A problem we encounter too often is extracting data the business stores in an excel spreadsheet. The way some people deal with it is way too often to copy and paste all this in T-SQL code and have long integration scripts.
This causes two major problems. The first one is that you rely on your database to integrate data in your application from other systems. The vast majority of products have validation logic and application integrity checks into your application code, and rarely in the database schema. Not only that, but you suddenly expose as a public and exposed system what should remain an implementation detail of your service. In the end, you just made changes to your database structures an order of magnitude more difficult, which now decreases the maintainability of your code.
And don't even get me started on testability of T-SQL integration scripts, even with the new VS for database professionals unit testing. It just doesn't add up.
That said, the not to do is often the was done and conflicts with the needs to be done by tomorrow. Often enough a project cannot (or doesn't want to) afford a proper integration between their systems, as these projects come in expensive. Often, good enough is what the business wants, and the business controls the budget.
And in these cases, you often have to deal with data from Excel and Access. Few people actually know that you can query these files from within your T-SQL code, by using the OPENROWSET command, which gives you whichever table you want to select, through the table name or through a query.
In this instance I've just spent a good hour trying to understand why my excel spreadsheet opened through the OpenRecordset would return me a column full of null values when the spreadsheet itself had the correct values.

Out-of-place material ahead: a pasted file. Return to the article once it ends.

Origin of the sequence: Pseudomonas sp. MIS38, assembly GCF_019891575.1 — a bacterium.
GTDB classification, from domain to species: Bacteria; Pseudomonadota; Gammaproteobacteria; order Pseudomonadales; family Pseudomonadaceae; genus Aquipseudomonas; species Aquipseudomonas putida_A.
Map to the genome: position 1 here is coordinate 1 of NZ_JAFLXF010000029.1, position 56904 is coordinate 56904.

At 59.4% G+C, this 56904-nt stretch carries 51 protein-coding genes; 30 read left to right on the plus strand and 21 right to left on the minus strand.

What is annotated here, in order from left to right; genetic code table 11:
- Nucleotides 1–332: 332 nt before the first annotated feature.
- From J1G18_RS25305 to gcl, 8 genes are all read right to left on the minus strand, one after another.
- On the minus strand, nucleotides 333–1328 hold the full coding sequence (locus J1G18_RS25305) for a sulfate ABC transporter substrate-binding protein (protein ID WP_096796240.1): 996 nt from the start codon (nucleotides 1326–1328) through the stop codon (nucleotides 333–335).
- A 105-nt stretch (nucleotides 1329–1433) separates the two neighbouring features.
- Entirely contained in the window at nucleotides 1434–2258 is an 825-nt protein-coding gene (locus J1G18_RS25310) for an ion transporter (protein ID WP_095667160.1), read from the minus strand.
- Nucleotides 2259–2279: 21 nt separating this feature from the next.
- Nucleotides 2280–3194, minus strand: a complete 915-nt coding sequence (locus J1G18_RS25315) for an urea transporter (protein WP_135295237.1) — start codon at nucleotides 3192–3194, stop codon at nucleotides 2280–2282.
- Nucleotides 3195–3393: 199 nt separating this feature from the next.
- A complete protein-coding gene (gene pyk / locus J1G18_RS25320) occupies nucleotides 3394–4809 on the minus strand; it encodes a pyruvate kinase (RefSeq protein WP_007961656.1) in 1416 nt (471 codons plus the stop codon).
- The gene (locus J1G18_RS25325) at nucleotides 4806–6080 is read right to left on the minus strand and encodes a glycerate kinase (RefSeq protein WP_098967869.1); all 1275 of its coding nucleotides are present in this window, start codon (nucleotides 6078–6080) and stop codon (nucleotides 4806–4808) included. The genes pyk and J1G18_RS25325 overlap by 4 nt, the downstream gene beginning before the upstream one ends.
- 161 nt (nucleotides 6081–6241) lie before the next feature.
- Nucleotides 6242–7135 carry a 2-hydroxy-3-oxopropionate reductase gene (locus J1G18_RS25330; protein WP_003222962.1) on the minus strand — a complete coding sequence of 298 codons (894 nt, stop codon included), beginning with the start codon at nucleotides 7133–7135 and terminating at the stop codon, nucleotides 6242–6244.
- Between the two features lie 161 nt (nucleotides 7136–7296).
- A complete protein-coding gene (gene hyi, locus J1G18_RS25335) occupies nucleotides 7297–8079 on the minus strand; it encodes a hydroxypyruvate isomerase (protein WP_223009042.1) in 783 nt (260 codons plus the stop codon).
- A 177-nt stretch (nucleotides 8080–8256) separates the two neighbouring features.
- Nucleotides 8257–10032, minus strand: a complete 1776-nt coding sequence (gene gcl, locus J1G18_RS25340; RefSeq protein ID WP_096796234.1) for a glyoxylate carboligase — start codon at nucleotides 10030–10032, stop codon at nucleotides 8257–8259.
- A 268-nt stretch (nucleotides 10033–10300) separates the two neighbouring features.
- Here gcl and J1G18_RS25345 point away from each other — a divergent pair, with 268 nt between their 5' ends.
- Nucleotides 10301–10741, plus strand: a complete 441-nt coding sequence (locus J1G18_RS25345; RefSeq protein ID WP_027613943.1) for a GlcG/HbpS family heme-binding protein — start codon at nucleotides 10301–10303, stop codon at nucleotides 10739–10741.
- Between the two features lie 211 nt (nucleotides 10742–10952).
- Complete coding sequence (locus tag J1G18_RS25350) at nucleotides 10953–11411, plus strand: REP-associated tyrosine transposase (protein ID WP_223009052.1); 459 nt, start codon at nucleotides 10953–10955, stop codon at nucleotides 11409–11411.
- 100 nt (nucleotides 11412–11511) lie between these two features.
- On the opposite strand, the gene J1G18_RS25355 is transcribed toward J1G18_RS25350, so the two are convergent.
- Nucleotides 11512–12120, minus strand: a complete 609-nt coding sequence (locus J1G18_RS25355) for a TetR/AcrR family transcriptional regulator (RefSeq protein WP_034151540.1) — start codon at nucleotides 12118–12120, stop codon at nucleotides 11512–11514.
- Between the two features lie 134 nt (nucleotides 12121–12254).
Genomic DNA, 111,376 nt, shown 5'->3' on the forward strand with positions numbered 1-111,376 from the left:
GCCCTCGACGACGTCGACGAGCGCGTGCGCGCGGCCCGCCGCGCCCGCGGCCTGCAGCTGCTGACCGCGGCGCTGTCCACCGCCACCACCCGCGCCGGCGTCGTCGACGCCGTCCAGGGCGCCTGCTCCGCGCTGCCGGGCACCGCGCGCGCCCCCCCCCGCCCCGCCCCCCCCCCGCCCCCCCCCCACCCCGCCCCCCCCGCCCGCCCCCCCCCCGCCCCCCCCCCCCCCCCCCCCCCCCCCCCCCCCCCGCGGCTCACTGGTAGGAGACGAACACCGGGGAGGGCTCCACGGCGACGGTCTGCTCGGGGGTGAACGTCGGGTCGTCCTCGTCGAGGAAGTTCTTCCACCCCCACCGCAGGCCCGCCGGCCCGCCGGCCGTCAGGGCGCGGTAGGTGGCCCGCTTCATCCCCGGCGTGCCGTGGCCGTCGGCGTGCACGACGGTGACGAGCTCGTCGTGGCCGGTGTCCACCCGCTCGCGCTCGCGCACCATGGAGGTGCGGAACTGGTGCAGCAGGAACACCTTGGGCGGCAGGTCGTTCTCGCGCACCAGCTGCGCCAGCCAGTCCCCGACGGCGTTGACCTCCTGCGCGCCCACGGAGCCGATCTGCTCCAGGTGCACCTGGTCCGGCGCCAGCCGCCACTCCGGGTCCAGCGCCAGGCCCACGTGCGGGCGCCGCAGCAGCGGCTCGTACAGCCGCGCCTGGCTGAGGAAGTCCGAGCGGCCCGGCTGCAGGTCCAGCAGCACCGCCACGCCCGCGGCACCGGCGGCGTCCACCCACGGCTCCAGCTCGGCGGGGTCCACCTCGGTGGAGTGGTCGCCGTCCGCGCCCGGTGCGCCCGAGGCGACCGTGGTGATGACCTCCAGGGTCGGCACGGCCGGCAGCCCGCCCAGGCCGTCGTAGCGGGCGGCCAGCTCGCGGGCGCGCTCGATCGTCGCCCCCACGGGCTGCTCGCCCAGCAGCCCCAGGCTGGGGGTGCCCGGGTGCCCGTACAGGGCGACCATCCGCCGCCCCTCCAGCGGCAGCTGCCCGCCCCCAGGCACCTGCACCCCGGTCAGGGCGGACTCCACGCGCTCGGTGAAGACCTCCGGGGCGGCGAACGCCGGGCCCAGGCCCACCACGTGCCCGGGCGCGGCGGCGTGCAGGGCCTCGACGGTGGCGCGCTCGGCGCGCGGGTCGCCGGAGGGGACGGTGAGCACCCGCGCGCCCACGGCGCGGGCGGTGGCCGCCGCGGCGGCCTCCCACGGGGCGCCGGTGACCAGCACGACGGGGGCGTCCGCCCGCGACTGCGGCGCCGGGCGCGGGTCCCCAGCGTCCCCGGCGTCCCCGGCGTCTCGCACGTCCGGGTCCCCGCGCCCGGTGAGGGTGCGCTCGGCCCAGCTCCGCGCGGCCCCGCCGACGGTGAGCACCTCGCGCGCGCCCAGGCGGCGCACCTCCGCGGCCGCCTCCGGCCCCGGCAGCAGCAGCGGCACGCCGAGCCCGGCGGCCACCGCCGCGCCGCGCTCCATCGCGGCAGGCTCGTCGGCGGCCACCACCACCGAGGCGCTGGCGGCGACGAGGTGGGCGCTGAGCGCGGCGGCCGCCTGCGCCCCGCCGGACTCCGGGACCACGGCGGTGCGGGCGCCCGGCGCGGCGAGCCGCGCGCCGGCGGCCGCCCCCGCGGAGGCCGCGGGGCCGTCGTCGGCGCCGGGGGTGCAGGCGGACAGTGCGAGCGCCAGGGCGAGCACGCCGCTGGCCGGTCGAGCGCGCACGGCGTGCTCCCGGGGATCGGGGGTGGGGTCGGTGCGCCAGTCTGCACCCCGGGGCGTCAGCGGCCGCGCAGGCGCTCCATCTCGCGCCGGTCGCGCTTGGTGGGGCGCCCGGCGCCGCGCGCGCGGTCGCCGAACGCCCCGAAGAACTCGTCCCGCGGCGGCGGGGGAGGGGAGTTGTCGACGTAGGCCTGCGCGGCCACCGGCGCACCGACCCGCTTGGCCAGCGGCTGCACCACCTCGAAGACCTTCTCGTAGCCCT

As usual, the answer is hidden in the knowledge base, KB194124. Excel tries to guess the datatype of a column, and gives you null if it fails. Rule of thumb, never trust anything that tries being smart.
Solution is to switch excel to import mode, by changing the connection string you use to add IMEX=1:
And I'm back in business!
[UPDATE: Added some commentary. Also changed the text around a bit, sometimes I realize my English gets fuzzy when I don't proof read before posting. Sorry chaps.]
Realizing I still have 6 Tips'n'Tricks articles nearly ready to go to follow up on the series, but none of them are finished, I thought I'd give you another powershell trick.
One of the main issue on windows when interop has to be achieved between powershell and cmd is the issue of CreateProcess trying sometimes to be too smart about quotes. That's why powershell supports being called with a base64 encoded parameter as command line parameters, and why attempts to use variables when calling sqlcmd.exe fail miserably.
So I wrote a quick hack script that concatenates data in a nice batch file and then executes the batch file. I've used it on several projects by now. Anyone wanting to make it more fancy don't hesitate.
Which lets you call it like so: